- The NIH study on "mixing and matching" Covid vaccines included more than 450 adults who have received one of the three regimens currently available in the United States: J&J's, Moderna's or Pfizer's.
- Volunteers were divided into groups and received an extra shot of their original vaccine or a booster from a different company.
- Antibody levels were measured two weeks and four weeks after the boosters were given.
Johnson & Johnson Covid-19 vaccine recipients are better off getting a booster shot from Pfizer or Moderna, a highly anticipated U.S. study suggested Wednesday.
The National Institutes of Health study on "mixing and matching" Covid vaccines included more than 450 adults who have received one of the three regimens currently available in the United States: J&J's, Moderna's or Pfizer's. The study, which looks at whether there are any advantages or drawbacks to using different boosters, hasn't yet been peer-reviewed.
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Volunteers were divided into groups and received an extra shot of their original vaccine or a booster from a different company. Antibody levels were measured two weeks and four weeks after the boosters were given.
All the combinations boosted antibody levels higher, though Pfizer's and Moderna's boosters appeared to work best. People who received a booster dose of either the Moderna or Pfizer vaccines had a higher increase in their antibody responses more often than those who received an extra dose of J&J, according to the study.
The study showed recipients of Moderna or Pfizer's original vaccines could easily swap third doses; the results were about the same. Volunteers who originally received the J&J vaccine appear to have gotten a better immune response if they got a booster made by Pfizer or Moderna.
There were no serious side effects tied to the additional shots and no new symptoms emerged after participants received the booster shots, researchers said. Two participants vomited after their boosters; one had received Moderna and the other J&J. Two other people who got a J&J booster reported fatigue or insomnia.
"These data suggest that if a vaccine is approved or authorized as a booster, an immune response will be generated regardless of the primary Covid-19 vaccination regimen," researchers wrote in the study. "Heterologous prime boost strategies may offer immunological advantages to optimize the breadth and longevity of protection achieved with currently available vaccines."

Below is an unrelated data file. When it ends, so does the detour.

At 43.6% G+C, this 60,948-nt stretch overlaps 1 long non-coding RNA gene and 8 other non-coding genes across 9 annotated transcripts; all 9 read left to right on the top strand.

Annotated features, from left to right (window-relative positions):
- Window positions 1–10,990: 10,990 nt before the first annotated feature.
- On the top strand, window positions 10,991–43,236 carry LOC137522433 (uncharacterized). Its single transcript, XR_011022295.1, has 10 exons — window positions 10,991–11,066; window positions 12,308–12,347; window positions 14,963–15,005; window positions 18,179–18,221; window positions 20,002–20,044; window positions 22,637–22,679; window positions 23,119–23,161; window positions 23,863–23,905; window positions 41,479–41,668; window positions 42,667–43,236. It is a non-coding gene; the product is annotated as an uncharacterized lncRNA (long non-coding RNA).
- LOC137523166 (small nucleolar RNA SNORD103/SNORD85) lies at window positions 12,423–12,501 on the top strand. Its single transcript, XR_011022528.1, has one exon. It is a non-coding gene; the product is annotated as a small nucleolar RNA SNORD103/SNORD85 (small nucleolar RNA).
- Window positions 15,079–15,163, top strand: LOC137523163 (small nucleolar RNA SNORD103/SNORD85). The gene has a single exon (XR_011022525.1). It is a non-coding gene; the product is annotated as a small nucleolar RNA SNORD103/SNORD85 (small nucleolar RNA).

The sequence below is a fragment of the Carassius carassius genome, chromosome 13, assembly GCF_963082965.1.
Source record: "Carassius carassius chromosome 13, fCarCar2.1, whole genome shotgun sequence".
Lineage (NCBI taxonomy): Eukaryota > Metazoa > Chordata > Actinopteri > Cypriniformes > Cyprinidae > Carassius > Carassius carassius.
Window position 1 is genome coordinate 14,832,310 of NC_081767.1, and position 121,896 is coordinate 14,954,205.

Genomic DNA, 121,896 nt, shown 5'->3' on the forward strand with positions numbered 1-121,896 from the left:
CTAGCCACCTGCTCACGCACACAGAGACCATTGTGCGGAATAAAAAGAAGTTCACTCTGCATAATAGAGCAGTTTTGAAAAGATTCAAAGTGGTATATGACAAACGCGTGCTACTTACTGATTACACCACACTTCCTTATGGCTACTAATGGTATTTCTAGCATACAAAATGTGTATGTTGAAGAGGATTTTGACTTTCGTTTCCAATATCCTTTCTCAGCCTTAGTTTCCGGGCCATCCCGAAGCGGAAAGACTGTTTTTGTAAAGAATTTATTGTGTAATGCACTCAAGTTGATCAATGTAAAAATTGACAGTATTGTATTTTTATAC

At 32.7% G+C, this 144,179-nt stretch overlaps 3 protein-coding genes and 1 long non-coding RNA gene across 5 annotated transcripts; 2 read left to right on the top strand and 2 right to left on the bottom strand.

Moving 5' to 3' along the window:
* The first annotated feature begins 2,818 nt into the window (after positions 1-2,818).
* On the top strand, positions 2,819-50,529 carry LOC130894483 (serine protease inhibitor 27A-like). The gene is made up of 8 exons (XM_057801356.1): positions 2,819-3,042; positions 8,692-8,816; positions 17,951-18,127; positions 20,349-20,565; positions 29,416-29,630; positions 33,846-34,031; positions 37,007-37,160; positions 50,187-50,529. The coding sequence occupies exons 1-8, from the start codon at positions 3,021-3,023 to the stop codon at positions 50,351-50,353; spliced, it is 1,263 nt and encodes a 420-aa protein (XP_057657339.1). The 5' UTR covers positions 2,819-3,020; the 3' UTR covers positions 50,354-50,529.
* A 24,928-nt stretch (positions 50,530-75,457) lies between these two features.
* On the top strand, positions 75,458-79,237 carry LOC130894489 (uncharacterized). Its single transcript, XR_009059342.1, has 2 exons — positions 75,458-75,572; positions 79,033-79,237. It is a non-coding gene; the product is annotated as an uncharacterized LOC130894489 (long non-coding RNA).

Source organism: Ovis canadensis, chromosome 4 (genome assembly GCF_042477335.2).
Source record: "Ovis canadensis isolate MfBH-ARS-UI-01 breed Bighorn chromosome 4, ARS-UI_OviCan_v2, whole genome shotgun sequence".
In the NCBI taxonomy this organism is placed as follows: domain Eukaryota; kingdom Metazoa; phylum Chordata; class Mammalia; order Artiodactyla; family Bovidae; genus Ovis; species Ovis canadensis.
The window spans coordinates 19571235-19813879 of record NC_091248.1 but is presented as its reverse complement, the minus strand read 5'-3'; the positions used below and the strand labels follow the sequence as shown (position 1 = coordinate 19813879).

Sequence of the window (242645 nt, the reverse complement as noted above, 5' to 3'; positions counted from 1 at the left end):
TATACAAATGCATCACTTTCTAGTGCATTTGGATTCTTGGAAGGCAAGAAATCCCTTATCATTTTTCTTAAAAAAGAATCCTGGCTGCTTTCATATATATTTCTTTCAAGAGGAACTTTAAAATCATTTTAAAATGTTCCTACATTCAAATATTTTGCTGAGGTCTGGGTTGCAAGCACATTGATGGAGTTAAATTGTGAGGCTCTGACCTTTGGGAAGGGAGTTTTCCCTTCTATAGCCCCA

J&J's one-dose vaccine uses an adenovirus, while Pfizer's and Moderna's two-dose vaccines use mRNA technology. The thought by scientists is that by "mixing and matching" vaccines that use different platforms, people may be able to get broader protection against the coronavirus and its new variants.
The study is likely to fuel a debate on whether to give additional doses to the millions of Americans who received J&J's vaccines.
Unlike Pfizer's and Moderna's two-shot mRNA vaccines, J&J hoped to offer a one-shot solution that would protect the public enough to help bring an end to the coronavirus pandemic. But its protection, at 72% in the U.S., was viewed by some as inferior to Moderna's and Pfizer's vaccines, which both touted efficacy rates above 90%.
A second dose of J&J's shot results in performance similar to that of the mRNA vaccines, boosting protection from symptomatic infection to 94% when administered two months after the first dose in the United States, according to company data released Sept. 21.
In a separate document published earlier Wednesday, the FDA said data provided by J&J suggests recipients may benefit from an additional dose given two months after the initial shot.
Regulators wrote that estimates on the effectiveness of J&J's single-shot vaccine in trials and real-world studies "are consistently less than the highest effectiveness estimates for the mRNA COVID-19 vaccines."
The findings published Wednesday are expected to be presented at a key Food and Drug Administration vaccine advisory committee meeting Friday.
Last month, U.S. regulators authorized booster shots of the Covid vaccine developed by Pfizer and BioNTech to a wide array of Americans, including the elderly, adults with underlying medical conditions, and those who work or live in high-risk settings, such as health and grocery workers.